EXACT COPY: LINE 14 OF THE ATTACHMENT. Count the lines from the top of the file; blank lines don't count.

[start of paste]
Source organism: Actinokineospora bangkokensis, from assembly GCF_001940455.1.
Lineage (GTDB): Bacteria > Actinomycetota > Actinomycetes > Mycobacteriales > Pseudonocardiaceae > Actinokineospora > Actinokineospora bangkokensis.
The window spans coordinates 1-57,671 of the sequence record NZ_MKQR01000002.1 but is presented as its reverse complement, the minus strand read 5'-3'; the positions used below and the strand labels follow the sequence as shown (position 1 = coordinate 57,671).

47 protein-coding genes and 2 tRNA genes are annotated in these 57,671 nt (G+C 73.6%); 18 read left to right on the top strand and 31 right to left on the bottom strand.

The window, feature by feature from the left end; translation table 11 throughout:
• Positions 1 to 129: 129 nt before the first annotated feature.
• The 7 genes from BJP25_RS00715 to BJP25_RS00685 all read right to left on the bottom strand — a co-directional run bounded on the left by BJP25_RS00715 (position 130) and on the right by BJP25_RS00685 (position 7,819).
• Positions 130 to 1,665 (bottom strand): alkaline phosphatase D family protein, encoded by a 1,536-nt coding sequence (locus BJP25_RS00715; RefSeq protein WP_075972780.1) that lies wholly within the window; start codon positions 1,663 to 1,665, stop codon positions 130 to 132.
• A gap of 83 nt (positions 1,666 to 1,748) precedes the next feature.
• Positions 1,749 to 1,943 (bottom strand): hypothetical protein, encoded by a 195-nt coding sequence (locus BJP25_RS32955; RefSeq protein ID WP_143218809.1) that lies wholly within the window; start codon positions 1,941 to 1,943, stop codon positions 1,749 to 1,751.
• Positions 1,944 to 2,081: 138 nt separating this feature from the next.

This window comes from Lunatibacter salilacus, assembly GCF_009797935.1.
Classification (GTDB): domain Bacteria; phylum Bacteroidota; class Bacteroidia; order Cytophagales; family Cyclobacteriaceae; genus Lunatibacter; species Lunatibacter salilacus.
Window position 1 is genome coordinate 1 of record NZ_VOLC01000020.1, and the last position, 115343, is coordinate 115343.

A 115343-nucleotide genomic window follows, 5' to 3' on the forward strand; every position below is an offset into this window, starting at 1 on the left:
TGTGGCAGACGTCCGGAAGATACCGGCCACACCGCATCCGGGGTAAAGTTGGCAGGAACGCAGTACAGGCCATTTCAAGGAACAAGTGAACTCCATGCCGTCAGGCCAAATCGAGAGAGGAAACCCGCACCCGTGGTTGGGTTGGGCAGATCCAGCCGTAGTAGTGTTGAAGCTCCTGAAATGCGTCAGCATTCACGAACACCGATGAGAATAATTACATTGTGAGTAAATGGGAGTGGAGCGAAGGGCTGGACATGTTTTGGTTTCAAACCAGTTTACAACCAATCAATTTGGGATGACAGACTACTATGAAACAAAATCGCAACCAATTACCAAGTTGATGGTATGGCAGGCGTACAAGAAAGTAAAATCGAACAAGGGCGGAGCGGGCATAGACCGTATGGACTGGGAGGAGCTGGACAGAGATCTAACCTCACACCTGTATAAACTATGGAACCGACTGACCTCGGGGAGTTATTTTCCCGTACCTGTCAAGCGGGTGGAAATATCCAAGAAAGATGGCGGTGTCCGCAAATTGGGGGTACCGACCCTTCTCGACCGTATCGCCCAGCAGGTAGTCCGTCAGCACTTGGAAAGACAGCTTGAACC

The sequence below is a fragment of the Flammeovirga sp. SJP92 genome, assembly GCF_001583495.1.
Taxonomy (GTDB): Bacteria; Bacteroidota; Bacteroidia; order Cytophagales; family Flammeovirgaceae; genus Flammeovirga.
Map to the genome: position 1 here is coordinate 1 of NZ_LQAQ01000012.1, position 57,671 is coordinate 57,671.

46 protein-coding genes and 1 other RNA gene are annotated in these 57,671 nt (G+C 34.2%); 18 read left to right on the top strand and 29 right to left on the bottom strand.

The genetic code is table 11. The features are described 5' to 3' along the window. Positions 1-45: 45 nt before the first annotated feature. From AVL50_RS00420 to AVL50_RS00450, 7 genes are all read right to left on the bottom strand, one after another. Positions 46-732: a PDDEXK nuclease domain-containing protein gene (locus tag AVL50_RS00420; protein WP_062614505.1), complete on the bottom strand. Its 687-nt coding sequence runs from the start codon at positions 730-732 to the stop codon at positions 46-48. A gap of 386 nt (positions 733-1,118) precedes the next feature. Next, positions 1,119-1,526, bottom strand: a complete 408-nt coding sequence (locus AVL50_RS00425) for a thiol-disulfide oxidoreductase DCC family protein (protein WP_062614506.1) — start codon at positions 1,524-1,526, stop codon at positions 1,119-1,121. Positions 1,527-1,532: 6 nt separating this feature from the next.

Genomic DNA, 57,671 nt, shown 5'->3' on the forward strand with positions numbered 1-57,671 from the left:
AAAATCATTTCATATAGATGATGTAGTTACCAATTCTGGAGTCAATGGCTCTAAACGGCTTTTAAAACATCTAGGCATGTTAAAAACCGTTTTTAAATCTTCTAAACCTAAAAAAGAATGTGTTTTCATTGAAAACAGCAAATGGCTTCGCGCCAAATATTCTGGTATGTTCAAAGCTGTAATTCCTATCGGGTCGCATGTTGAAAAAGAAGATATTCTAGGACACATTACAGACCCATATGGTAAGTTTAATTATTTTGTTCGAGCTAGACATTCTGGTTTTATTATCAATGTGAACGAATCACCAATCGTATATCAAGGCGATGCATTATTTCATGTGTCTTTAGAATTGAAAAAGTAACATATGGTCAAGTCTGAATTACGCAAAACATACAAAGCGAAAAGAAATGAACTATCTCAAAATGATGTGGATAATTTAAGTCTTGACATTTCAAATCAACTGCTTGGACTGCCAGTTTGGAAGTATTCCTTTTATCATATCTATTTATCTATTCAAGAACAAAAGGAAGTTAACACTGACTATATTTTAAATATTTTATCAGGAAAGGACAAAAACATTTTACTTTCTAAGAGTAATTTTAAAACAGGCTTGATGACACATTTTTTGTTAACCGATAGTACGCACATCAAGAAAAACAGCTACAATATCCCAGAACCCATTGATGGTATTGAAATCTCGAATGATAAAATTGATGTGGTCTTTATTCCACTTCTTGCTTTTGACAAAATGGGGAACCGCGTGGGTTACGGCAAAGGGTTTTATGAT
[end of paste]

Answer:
Window position 1 is genome coordinate 1 of record NZ_VOLC01000020.1, and the last position, 115343, is coordinate 115343.